EM FX was largely firmer last week, taking advantage of broad-based dollar weakness. COP, CLP, and MXN outperformed while ARS, ZAR, and TRY underperformed. While the Fed seemed to suggest a pause after hiking rates 25 bp last week, the jobs data will make that pause much more difficult to justify. CPI and PPI data this week are expected to show stubbornly high price pressures and so markets will have to rethink the Fed pause and pivot story. If and when the three rate cuts by year-end are priced out, that is likely to lead to renewed dollar strength as well as further volatility across all markets.
Chile reports April CPI and trade data Monday. Headline is expected at 9.9% y/y vs. 11.1% in March. If so, it would be the lowest since March 2022 but still well above the 2-4% target range. The central bank meets Friday and is expected to keep rates steady at 11.25%. The bank has been on hold since its last 50 bp hike back in October. At the last meeting April 4, the bank said that inflation convergence to the target will take longer than expected and that it will keep rates steady until the drop in CPI consolidates. The market is pricing in the start of an easing cycle over the next three months but that seems too soon in light of its somewhat hawkish stance.
Brazil central bank minutes will be released Tuesday. Last week, it delivered a dovish hold. Despite complaints from President Lula and his administration, the bank unanimously kept rates at a sky-high 13.75%. However, it softened its language as “Copom emphasizes that, although a less likely scenario, it will not hesitate to resume the tightening cycle if the disinflationary process does not proceed as expected.” Next policy meeting is June 21 and a cut then seems too soon. However, the August 2 meeting is looking quite possible if inflation and inflation expectations ease. March IP will be reported Wednesday and is expected at 0.3% y/y vs. -2.4% in February. April IPCA inflation will be reported Friday and headline is expected at 4.11% y/y vs. 4.65% in March. If so, it would be the lowest since October 2020 and within the 1.75-4.75% target range for the second straight month.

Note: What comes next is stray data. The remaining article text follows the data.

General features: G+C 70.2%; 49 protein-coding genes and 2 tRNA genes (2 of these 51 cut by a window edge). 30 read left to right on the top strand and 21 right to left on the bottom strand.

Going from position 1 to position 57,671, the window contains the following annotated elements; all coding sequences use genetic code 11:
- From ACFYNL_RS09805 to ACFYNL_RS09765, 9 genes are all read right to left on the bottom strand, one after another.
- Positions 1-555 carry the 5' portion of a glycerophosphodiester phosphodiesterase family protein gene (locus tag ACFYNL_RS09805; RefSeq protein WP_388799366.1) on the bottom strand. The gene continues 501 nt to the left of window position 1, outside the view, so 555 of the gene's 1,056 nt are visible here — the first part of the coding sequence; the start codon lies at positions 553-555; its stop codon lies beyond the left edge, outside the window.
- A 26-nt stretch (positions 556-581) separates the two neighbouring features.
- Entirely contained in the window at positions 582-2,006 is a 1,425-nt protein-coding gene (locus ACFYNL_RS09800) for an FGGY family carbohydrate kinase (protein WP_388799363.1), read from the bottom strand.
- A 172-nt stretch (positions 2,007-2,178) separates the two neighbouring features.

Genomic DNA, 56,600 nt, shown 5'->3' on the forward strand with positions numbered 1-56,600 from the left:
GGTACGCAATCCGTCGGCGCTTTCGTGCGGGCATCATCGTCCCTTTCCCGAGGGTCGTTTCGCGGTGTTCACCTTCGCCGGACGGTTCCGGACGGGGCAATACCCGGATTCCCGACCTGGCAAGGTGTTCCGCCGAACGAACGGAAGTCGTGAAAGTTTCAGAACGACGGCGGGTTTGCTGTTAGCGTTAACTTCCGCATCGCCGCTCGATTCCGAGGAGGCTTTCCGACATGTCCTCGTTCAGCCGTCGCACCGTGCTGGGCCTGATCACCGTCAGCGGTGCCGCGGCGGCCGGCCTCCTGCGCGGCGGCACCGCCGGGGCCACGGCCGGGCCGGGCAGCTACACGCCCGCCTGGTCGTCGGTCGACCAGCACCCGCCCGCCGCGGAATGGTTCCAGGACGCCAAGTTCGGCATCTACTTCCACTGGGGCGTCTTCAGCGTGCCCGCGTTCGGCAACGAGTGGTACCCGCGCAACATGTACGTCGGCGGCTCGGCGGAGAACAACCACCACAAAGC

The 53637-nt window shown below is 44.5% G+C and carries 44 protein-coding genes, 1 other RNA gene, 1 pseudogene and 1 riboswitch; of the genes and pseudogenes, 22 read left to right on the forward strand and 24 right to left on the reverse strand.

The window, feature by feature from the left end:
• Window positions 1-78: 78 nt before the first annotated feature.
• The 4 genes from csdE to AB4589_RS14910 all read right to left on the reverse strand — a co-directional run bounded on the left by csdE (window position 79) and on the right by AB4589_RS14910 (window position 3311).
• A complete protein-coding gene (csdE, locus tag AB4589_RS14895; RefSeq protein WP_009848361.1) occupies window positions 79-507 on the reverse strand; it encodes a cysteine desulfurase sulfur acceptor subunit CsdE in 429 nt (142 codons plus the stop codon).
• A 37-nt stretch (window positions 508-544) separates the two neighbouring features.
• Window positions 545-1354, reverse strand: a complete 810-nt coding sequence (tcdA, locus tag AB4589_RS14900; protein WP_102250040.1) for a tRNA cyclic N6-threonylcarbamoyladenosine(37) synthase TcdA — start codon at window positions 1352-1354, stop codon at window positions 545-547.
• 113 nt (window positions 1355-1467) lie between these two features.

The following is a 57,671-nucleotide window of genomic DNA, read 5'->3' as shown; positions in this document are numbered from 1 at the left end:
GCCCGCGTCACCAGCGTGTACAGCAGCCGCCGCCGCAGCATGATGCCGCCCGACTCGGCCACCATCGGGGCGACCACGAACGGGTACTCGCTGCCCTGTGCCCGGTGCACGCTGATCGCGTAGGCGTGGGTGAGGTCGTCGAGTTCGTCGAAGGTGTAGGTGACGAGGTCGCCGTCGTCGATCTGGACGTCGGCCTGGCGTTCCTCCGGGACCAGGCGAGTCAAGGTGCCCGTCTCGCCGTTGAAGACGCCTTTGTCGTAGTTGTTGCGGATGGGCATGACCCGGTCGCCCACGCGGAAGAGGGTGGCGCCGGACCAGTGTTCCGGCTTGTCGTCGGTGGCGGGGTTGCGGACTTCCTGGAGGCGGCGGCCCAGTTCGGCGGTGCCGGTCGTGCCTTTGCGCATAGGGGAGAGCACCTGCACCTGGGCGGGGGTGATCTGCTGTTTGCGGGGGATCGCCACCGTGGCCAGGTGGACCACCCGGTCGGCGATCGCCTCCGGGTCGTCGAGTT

Mexico reports April CPI Tuesday. Headline is expected at 6.20% y/y vs. 6.85% in March while core is expected at 7.69% y/y vs. 8.09% in March. If so, headline would be the lowest since September 2021 but still well above the 2-4% target range. At the last policy meeting March 30, the bank downshifted to a 25 bp hike and signaled that the cycle is nearing an end as “Since the last monetary policy meeting, annual headline inflation has decreased more than expected. For its upcoming decision, the Board will take into account the inflation outlook, considering the monetary policy stance already attained.” Next meeting is May 18 and markets are evenly split between no hike and a 25 bp hike. March IP will be reported Friday.
Peru central bank meets Thursday and is expected to keep rates steady at 7.75%. The bank has been on hold since its last 25 bp hike back in February. At the last meeting April 13, the bank said the tightening cycle was not necessarily over but reiterated that inflation would fall to the 1-3% target range by Q4. CPI rose 7.97&% y/y in April, the lowest since April 2022 but still well above the target range. The market expects the easing cycle to begin in Q3 but that may be too soon.
Turkey reports April budget balance Monday. March IP will be reported Wednesday and is expected at -0.3% y/y vs. -8.2% in February. Current account data will be reported Thursday and is expected at -$5.30 bln vs. -$8.78 bln in February. If so, the 12-month total would fall to -$55.1 bln vs. -$55.4 bln in February and would be the first drop since December 2021. However, it’s way too early to say that the nation’s twin deficit problems are over. March retail trade will be reported Friday. The nation goes to the polls next Sunday May 14.